Surgeons perform arthroscopic rotator cuff surgery through several small incisions in the shoulder. Dr. Kehoe states, “This type of surgery is done under a general anesthetic with small poke hole type incisions and a camera. We’re able to remove the inflamed bursal tissue over the rotator cuff and smooth the undersurface of the bony plate, or acromion, to allow more space for the tendon to glide underneath.”
The surgery itself is a minor outpatient procedure, but postoperative recommendations are usually a bit more extensive. The rotator cuff surgery itself takes about 45-minutes, and in most cases, you leave the hospital the same day as your procedure.
Regaining Strength and Motion After Rotator Cuff Surgery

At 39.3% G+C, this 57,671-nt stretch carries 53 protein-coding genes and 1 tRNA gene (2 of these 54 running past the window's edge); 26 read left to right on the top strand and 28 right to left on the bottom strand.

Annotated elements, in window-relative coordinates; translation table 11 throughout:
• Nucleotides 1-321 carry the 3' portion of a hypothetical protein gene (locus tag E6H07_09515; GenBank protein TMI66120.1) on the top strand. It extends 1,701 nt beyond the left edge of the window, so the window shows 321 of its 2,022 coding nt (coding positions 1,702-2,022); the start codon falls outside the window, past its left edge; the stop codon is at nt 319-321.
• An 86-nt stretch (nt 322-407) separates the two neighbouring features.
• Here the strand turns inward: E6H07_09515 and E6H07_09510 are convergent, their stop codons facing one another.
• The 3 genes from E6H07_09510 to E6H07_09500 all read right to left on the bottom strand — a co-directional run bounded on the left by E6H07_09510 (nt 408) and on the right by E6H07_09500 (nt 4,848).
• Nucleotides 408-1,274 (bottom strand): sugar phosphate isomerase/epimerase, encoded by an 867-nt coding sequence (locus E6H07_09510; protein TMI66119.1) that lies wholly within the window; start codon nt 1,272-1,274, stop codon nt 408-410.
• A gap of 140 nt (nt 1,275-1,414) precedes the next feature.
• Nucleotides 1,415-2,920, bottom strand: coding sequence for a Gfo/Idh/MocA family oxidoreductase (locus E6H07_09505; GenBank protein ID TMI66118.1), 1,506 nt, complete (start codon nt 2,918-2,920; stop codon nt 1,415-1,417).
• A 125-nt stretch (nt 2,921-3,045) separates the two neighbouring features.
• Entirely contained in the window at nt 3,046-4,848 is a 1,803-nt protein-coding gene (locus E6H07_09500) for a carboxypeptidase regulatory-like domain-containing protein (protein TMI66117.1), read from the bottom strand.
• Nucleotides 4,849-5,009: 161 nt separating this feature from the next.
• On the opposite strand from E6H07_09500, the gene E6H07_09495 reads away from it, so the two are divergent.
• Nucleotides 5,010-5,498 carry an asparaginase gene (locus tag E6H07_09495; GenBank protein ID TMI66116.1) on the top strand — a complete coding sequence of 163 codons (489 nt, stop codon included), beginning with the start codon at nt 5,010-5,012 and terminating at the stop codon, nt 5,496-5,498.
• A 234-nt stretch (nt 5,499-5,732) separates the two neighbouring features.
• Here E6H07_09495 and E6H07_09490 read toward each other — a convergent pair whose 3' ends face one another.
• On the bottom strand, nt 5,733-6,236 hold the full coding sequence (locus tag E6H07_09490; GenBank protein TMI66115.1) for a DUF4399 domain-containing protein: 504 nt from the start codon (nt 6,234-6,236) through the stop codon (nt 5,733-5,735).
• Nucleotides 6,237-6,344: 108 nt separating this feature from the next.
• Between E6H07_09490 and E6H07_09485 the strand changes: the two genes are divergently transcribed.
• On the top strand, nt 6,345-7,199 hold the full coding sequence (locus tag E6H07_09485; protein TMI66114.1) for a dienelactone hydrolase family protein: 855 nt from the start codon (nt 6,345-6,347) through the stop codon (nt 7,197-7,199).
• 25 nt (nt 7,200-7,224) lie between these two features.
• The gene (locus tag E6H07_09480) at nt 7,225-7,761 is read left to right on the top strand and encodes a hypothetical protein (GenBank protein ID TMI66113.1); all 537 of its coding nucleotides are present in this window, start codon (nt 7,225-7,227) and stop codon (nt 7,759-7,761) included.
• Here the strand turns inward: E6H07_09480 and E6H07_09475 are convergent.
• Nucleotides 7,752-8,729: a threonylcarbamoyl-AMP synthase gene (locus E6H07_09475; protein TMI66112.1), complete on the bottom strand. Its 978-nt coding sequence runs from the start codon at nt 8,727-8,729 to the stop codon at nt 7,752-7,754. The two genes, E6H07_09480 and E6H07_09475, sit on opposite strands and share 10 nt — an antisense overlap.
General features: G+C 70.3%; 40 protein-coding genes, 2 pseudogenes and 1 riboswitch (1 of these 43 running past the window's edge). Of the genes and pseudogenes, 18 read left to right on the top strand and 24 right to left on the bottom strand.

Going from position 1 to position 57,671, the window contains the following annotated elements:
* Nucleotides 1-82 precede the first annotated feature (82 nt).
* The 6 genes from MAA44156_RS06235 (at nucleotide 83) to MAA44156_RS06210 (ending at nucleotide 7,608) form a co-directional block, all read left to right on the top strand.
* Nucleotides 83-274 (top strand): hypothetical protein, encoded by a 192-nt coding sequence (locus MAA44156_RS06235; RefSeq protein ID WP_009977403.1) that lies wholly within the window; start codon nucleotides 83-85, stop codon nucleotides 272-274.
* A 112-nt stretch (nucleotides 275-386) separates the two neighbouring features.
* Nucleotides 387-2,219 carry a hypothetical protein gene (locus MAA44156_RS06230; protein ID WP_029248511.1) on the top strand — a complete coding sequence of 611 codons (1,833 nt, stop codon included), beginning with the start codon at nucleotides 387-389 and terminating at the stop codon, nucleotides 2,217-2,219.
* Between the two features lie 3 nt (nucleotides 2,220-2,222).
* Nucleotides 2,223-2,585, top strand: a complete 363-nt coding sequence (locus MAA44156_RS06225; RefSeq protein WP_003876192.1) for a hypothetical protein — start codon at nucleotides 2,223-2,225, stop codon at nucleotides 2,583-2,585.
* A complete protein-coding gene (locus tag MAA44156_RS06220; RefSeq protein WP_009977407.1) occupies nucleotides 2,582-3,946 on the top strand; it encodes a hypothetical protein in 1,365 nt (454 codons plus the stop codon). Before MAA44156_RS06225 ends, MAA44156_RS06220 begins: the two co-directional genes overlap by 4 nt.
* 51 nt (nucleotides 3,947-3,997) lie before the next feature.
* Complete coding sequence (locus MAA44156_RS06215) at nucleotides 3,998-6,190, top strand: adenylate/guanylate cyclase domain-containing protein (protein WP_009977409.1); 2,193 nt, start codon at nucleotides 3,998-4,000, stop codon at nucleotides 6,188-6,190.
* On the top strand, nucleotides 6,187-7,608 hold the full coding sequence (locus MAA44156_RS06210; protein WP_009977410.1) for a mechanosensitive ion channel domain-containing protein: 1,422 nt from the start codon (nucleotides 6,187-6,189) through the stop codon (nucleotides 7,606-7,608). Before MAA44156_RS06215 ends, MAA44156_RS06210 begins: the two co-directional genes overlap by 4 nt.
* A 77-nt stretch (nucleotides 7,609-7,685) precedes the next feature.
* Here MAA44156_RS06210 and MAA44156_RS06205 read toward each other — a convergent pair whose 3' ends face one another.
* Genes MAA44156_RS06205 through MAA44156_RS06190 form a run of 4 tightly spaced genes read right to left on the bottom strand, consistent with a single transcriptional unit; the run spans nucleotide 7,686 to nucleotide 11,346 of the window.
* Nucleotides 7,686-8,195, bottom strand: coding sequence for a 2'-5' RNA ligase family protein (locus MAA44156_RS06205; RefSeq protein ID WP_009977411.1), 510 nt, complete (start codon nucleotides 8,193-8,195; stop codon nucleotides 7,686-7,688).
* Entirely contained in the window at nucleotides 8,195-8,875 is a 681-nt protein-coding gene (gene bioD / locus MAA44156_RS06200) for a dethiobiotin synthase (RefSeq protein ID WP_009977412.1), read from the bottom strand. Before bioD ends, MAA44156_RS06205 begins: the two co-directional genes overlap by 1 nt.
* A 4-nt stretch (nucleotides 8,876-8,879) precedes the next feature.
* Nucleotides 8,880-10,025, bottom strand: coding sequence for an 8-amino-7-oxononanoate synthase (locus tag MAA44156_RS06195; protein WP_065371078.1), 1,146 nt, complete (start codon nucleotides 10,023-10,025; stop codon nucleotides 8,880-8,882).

After rotator cuff surgery, patients typically require 6 to 8 weeks for the tendon to heal back to the bone. Physicians usually recommend a sling worn for around six weeks to limit the motion of your shoulder and allow the tendon to heal. Additionally, physicians will generally prescribe 2 to 3 months of post-op physical therapy to help limit stiffness in the joint, work on strength, and increase range of motion.
Smaller tears recover quickly, whereas larger, more extensive tears require a slow and steady approach after surgery. As with most procedures, it’s essential to see the entire recovery process through to ensure appropriate healing and a return to the proper long-term function of the shoulder. After having larger tears repaired, patients also require more time to regain their lost strength and rebuild the bulk of the rotator cuff muscles.
After an accurate diagnosis and efficient treatment to treat rotator cuff problems, patients can expect an excellent outcome and resolution of their symptoms. If you’ve been suffering from shoulder pain, seek medical help before the problem worsens. Reach out to the professionals at the Orthopaedic Hospital of Wisconsin to receive the care you need today.